"Ever notice how ant colonies so successfully explore and exploit resources in the world … to find food at 4th of July picnics, for example? You may find it annoying. But as an ecologist who studies ants and collective behavior, I think it’s intriguing — especially the fact that it’s all done without any central control. What’s especially remarkable: the close parallels between ant colonies’ networks and human-engineered ones. One example is “Anternet”, where we, a group of researchers at Stanford, found that the algorithm desert ants use to regulate foraging is like the Traffic Control Protocol (TCP) used to regulate data traffic on the internet. Both ant and human networks use positive feedback: either from acknowledgements that trigger the transmission of the next data packet, or from food-laden returning foragers that trigger the exit of another outgoing forager."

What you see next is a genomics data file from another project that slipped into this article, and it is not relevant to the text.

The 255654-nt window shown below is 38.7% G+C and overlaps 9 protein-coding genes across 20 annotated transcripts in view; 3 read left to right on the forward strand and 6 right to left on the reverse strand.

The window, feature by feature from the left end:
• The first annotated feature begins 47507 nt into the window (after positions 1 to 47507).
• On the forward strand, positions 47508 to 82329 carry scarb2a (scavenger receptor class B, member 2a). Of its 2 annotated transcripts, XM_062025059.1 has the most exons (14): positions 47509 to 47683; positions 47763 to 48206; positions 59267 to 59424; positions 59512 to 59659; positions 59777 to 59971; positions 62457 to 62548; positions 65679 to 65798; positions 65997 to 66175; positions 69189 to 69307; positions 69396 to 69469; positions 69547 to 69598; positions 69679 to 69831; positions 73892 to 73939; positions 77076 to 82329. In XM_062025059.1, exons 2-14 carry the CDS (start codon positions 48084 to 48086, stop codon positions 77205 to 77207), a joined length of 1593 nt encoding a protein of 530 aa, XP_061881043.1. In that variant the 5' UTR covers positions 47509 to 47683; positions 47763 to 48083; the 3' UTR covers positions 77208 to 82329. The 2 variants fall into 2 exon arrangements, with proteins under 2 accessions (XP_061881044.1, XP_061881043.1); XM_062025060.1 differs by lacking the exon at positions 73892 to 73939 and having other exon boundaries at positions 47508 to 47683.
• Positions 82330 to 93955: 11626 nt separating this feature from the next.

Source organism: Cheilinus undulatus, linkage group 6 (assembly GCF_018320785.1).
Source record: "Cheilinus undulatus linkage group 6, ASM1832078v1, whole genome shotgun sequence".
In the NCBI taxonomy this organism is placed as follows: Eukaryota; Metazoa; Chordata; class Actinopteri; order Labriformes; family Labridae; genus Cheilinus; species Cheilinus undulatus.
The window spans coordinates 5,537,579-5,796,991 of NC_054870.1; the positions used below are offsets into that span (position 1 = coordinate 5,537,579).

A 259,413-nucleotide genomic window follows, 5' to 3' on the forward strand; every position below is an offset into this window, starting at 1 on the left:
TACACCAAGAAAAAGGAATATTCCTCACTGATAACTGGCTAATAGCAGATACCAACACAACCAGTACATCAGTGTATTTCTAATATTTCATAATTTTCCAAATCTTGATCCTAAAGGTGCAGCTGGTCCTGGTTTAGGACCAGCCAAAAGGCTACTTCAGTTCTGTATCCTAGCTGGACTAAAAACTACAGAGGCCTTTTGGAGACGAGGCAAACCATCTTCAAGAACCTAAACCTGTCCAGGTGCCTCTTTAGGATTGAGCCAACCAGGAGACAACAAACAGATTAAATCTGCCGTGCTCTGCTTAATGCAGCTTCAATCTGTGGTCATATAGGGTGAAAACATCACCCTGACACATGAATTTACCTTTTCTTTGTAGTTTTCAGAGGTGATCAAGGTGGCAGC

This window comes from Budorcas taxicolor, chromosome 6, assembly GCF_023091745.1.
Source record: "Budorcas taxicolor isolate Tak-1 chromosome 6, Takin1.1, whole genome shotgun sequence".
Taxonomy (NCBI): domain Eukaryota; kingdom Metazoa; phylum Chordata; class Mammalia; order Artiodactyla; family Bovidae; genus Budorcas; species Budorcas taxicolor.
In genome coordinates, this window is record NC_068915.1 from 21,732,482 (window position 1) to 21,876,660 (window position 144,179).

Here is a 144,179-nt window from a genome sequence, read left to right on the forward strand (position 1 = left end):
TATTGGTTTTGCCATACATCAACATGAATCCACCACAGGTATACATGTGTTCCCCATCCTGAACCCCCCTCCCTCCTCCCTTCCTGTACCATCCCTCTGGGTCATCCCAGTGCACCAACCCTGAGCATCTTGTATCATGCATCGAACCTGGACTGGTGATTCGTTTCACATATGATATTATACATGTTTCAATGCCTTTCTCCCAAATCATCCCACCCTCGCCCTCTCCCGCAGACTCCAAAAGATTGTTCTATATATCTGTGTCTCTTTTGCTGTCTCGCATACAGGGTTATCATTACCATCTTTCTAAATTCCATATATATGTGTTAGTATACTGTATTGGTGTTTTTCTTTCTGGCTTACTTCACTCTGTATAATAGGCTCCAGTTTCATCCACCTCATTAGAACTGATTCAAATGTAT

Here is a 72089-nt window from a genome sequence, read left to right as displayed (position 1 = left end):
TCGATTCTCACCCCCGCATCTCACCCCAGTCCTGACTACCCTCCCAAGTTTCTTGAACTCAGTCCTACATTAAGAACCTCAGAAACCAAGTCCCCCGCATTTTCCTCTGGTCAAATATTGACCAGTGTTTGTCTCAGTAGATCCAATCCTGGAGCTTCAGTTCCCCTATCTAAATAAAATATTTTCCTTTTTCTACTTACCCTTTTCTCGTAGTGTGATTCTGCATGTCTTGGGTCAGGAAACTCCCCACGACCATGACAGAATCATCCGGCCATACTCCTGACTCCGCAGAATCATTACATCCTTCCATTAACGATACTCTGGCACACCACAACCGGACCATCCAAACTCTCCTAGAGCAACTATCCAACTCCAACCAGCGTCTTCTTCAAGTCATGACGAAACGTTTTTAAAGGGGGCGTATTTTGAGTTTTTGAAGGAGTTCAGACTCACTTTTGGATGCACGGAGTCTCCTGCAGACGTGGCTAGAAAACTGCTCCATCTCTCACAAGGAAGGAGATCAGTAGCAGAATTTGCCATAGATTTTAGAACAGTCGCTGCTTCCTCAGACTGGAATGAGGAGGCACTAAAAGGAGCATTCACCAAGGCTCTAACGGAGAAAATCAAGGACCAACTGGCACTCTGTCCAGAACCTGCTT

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How the Science of Swarms Can Help Us Fight Cancer and Predict the Future

How the Science of Swarms Can Help Us Fight Cancer and Predict the Future | Biomimicry | Scoop.it
Thanks to new observation technologies, powerful software, and statistical methods, the mechanics of collectives are being revealed.
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Like a Fish Out of Water - Nissan's EPORO robot car concept

Like a Fish Out of Water - Nissan's EPORO robot car concept | Biomimicry | Scoop.it
Nissan's EPORO robot car prototypes are programmed to think and act like a school of fish to avoid collision.
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Festo's Fantastical Insectoid Robots Include Bionic Ants and Butterflies

Festo's Fantastical Insectoid Robots Include Bionic Ants and Butterflies | Biomimicry | Scoop.it